Europeans Discover Virtues Of Armed Self-defense As EU Bureaucrats Seek New Gun Controls
At the same time the European Union bureaucrats in Brussels are trying to foist further gun controls on the continent, Europeans are exhibiting a newfound interest in acquiring the tools of self-defense. Though restricted by EU mandate and often severe national gun controls, following a series of high-profile attacks on women, Europeans are buying up whatever means of protection they can still legally obtain.
The surge in interest in firearms and other self-defense products dates back several months and relates in part to European unease surrounding mass immigration from the other parts of the world. In October, Fox News and others reported a marked increase in firearm sales in Austria. In the piece, Thomas Ortner, a spokesman for Austrian gun retailers, noted, “Nearly all shotguns are sold out because you don’t need to have a firearms permit to buy them… Registration courses for pistols are usually held only every five weeks but are now held weekly.”
As 2016 neared on Dec. 31, however, some 1,500 men, including some newly arrived asylum seekers and many other immigrants, had instead assembled around Cologne’s train station. Drunk and dismissive of the police, they took advantage of an overwhelmed force to sexually assault and rob hundreds of people, according to police reports, shocking Germany and stoking anxieties over absorbing refugees across Europe.
As a January article from Reuters pointed out, a look at the best-selling products on the “Sport & Leisure” section of Amazon.de (the German Amazon.com) immediately following the attacks revealed brisk sales of defensive sprays. The report also noted that the president of German defensive spray manufacturer DEF-TEC told the news outlet that sales of the products had “rose seven-fold in the final three months of last year.” On January 15, NBC News reported that so far in 2016 over 300 people had applied to Cologne police for licenses to carry gas pistols and imitation firearms; while only 408 such licenses were granted in all of 2015. Further, the New York Post pointed out in an article titled “Europeans stocking up on guns after mass sex attacks,” actual firearms are also in great demand.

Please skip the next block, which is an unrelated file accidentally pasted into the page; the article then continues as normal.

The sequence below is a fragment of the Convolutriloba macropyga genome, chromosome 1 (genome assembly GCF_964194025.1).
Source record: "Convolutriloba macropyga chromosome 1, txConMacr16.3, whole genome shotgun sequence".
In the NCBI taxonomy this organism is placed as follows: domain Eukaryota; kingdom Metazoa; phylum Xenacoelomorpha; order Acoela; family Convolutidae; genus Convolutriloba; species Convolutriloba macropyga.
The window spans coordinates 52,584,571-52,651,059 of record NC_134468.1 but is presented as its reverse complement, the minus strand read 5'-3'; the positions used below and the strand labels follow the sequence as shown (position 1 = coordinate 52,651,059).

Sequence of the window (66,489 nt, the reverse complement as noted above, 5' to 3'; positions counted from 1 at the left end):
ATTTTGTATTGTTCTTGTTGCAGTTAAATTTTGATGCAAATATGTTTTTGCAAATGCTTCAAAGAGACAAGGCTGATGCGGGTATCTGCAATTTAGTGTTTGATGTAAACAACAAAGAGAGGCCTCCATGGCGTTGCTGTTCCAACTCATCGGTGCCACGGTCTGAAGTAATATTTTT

More recently, German state news agency Deutsche Welle noted this trend. According to the article, “most customers want a pistol that can fit easily into a handbag or a small drawer in the night table.” Moreover, a “social media expert” told the news outlet, “There has been an increase of at least 1,000 percent or more in Google search queries for gun permits since January.”
To their credit, rank and file German police officers appear to support the decision many Germans are taking to arm themselves. German Police Union Chief Rainer Wendt told Deutsche Welle that the police do not intend to obstruct citizens in their attempts to lawfully arm and that he does not support new laws that would make it more difficult for the public to obtain self-defense products.
As we pointed out back in November and December, this all comes at a time when the EU is seeking to crack down on firearm ownership in its member states. Pursuant to the European Firearms Directive, EU nations are already required to adopt a minimum threshold of gun restrictions. However, on November 18, in the wake of terrorist shootings and bombings in Paris, the European Commission announced that it was expediting previously contemplated gun control legislation. An extensive overview of current EU firearms law can be found at Library of Congress’ website.
Under EU legislative procedure, typically the transnational government’s executive branch, the European Commission, drafts and proposes legislation. The proposed legislation must then be approved by the European Parliament, which consists of members of parliament (MEPs) elected by the citizens of member states, and the European Council, which consists of the leaders of the various member states, in order to be adopted. These entities may also provide amendments to the proposed legislation.